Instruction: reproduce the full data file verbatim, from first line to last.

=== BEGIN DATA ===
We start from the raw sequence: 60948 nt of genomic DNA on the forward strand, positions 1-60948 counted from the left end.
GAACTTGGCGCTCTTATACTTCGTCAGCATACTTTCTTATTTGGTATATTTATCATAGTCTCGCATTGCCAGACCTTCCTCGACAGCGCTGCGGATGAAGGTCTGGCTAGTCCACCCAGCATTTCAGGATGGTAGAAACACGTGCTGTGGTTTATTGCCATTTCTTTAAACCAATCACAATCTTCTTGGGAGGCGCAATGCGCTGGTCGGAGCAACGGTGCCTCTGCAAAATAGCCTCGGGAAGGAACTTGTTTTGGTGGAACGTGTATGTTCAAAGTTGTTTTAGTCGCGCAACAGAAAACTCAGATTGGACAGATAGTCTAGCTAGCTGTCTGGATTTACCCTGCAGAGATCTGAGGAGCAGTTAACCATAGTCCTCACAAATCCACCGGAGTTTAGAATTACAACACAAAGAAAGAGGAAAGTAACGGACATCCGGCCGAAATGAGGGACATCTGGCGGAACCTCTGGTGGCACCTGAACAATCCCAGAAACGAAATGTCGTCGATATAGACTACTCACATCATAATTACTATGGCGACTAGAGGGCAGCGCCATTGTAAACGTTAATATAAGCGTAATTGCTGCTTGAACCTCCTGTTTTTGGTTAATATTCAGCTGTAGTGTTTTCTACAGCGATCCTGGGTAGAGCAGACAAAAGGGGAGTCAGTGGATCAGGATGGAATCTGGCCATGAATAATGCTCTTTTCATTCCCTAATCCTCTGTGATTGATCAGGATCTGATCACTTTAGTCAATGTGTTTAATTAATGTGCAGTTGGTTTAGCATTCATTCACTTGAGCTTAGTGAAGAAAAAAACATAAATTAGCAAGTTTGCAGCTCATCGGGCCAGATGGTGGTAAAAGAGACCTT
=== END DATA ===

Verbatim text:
We start from the raw sequence: 60948 nt of genomic DNA on the forward strand, positions 1-60948 counted from the left end.
GAACTTGGCGCTCTTATACTTCGTCAGCATACTTTCTTATTTGGTATATTTATCATAGTCTCGCATTGCCAGACCTTCCTCGACAGCGCTGCGGATGAAGGTCTGGCTAGTCCACCCAGCATTTCAGGATGGTAGAAACACGTGCTGTGGTTTATTGCCATTTCTTTAAACCAATCACAATCTTCTTGGGAGGCGCAATGCGCTGGTCGGAGCAACGGTGCCTCTGCAAAATAGCCTCGGGAAGGAACTTGTTTTGGTGGAACGTGTATGTTCAAAGTTGTTTTAGTCGCGCAACAGAAAACTCAGATTGGACAGATAGTCTAGCTAGCTGTCTGGATTTACCCTGCAGAGATCTGAGGAGCAGTTAACCATAGTCCTCACAAATCCACCGGAGTTTAGAATTACAACACAAAGAAAGAGGAAAGTAACGGACATCCGGCCGAAATGAGGGACATCTGGCGGAACCTCTGGTGGCACCTGAACAATCCCAGAAACGAAATGTCGTCGATATAGACTACTCACATCATAATTACTATGGCGACTAGAGGGCAGCGCCATTGTAAACGTTAATATAAGCGTAATTGCTGCTTGAACCTCCTGTTTTTGGTTAATATTCAGCTGTAGTGTTTTCTACAGCGATCCTGGGTAGAGCAGACAAAAGGGGAGTCAGTGGATCAGGATGGAATCTGGCCATGAATAATGCTCTTTTCATTCCCTAATCCTCTGTGATTGATCAGGATCTGATCACTTTAGTCAATGTGTTTAATTAATGTGCAGTTGGTTTAGCATTCATTCACTTGAGCTTAGTGAAGAAAAAAACATAAATTAGCAAGTTTGCAGCTCATCGGGCCAGATGGTGGTAAAAGAGACCTT